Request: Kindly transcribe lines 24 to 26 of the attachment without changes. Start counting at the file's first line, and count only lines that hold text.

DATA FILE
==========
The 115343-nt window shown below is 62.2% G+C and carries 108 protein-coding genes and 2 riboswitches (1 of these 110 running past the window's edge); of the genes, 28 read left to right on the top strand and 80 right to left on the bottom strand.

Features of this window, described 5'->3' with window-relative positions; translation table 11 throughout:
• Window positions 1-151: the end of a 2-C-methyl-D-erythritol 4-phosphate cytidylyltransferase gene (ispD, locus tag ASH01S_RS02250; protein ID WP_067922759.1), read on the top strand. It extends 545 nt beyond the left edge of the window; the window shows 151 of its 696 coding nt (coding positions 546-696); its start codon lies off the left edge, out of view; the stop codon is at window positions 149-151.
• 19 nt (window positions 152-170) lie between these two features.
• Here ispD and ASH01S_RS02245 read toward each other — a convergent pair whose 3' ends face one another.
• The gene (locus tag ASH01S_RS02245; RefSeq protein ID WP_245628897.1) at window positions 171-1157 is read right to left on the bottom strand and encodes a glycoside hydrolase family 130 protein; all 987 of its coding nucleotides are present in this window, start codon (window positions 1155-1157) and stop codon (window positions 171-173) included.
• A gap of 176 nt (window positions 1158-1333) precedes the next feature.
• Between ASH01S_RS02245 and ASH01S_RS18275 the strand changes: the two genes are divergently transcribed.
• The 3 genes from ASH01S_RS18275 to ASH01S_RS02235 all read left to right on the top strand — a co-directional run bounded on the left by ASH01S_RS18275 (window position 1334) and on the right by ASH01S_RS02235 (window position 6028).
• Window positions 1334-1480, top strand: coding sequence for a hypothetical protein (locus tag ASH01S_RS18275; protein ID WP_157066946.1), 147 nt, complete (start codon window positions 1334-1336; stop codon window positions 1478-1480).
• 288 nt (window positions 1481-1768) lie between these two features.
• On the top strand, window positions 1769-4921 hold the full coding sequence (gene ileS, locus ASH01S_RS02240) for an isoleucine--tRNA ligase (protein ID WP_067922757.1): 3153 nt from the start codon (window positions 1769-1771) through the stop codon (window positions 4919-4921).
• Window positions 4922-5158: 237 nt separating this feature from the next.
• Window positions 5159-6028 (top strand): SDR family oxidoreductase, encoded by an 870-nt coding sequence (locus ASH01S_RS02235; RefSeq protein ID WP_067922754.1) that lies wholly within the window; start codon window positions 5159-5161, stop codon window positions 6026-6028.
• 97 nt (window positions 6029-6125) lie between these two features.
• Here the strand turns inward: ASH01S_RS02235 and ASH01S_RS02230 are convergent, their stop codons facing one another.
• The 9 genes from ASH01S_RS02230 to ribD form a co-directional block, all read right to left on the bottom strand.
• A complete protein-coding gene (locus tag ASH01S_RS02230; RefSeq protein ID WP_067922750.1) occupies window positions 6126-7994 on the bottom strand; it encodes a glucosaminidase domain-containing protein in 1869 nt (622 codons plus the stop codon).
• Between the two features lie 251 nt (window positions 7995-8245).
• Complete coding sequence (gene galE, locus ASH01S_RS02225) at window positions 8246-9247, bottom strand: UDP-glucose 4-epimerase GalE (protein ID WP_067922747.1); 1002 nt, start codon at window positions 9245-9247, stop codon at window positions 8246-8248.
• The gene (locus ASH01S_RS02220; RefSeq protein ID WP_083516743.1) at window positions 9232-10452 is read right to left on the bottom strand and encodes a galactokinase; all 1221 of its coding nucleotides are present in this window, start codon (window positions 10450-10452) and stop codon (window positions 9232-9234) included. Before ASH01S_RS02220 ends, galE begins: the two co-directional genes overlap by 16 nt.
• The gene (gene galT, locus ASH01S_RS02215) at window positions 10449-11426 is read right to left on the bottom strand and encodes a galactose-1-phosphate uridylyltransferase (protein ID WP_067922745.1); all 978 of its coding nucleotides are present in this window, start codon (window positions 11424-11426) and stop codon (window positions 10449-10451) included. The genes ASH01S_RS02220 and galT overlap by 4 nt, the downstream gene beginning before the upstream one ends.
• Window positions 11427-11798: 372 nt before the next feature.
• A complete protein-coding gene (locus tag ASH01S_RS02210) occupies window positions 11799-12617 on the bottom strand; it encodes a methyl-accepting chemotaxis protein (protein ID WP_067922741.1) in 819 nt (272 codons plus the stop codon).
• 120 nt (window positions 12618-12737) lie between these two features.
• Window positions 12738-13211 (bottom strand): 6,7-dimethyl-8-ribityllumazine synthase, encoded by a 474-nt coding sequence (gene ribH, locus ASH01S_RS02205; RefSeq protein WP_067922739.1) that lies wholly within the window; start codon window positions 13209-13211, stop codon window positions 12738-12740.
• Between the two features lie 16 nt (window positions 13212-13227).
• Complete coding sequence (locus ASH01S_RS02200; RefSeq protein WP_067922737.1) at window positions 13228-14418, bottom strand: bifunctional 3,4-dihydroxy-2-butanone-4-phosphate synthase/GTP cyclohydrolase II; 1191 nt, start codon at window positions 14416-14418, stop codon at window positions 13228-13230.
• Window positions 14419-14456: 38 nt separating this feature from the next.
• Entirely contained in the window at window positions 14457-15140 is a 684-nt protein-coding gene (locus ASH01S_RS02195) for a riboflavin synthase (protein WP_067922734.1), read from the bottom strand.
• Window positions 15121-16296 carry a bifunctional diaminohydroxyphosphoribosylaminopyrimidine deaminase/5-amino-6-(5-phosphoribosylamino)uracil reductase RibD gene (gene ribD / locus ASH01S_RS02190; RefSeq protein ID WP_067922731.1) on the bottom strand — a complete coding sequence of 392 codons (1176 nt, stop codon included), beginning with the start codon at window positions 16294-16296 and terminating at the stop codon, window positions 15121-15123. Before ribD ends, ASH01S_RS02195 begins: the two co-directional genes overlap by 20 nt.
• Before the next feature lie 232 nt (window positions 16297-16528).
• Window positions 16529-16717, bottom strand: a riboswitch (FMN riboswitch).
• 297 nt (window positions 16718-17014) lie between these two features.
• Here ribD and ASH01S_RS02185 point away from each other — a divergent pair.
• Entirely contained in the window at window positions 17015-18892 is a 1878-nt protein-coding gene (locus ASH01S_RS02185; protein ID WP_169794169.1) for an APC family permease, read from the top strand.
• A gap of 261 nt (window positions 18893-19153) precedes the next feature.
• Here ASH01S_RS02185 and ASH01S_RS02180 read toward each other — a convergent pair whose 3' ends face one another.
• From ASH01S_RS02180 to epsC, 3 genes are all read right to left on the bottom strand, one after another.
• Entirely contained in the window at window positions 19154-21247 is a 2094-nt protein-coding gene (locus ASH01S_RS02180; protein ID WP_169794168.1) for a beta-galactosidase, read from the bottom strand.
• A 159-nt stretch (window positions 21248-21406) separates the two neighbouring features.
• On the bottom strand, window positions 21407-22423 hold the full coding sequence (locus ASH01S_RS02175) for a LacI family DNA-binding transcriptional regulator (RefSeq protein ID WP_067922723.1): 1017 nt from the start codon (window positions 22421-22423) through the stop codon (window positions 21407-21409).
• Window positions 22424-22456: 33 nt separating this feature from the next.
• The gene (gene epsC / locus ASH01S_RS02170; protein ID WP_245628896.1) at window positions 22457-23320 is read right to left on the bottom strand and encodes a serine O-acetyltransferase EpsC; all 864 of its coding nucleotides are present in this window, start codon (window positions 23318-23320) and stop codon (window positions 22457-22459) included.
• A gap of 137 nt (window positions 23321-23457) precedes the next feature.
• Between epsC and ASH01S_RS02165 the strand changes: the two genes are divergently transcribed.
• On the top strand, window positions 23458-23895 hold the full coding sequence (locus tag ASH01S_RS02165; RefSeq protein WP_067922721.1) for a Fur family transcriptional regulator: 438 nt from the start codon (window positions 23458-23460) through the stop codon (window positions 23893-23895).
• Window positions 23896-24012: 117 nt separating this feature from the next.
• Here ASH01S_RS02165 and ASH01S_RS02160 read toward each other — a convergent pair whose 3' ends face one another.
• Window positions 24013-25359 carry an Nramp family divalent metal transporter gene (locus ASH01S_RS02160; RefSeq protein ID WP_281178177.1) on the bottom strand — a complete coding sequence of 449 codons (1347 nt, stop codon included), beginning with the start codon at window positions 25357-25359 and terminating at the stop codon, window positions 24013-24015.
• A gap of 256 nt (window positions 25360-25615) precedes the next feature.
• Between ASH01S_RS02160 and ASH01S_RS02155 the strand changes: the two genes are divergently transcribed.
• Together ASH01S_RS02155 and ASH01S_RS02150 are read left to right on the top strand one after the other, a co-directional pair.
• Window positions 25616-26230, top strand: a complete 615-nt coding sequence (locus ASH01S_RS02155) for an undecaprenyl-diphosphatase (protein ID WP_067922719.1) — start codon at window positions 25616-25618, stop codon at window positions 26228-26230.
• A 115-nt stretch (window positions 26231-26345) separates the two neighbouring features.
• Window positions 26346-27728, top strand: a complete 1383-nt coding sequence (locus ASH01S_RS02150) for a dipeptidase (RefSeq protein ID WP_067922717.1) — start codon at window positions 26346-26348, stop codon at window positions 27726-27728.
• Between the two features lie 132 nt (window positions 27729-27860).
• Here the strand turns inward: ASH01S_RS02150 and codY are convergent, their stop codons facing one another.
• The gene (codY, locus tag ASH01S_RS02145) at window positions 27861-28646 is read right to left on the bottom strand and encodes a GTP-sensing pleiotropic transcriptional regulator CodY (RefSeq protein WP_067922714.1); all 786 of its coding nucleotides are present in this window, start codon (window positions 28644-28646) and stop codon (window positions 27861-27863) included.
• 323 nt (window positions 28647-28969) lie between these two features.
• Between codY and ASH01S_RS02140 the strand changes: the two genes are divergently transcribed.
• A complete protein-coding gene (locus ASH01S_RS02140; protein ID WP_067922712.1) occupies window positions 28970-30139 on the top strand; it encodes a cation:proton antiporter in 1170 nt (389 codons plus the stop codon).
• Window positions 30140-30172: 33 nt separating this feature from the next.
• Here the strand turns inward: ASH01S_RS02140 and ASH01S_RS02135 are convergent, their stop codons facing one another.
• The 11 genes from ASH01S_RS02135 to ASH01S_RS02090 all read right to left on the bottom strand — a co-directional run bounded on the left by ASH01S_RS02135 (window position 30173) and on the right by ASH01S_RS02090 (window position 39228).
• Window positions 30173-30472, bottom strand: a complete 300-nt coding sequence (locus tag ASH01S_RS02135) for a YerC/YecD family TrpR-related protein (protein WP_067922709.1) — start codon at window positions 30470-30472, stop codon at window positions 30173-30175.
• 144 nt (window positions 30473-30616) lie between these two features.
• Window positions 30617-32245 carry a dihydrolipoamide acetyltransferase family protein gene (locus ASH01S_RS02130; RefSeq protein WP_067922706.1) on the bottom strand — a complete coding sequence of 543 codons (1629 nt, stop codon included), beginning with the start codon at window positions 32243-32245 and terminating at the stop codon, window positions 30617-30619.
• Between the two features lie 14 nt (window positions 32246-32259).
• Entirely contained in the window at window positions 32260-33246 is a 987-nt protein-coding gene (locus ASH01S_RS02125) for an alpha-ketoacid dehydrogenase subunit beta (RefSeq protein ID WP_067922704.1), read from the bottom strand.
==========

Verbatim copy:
• A complete protein-coding gene (locus tag ASH01S_RS02210) occupies window positions 11799-12617 on the bottom strand; it encodes a methyl-accepting chemotaxis protein (protein ID WP_067922741.1) in 819 nt (272 codons plus the stop codon).
• 120 nt (window positions 12618-12737) lie between these two features.
• Window positions 12738-13211 (bottom strand): 6,7-dimethyl-8-ribityllumazine synthase, encoded by a 474-nt coding sequence (gene ribH, locus ASH01S_RS02205; RefSeq protein WP_067922739.1) that lies wholly within the window; start codon window positions 13209-13211, stop codon window positions 12738-12740.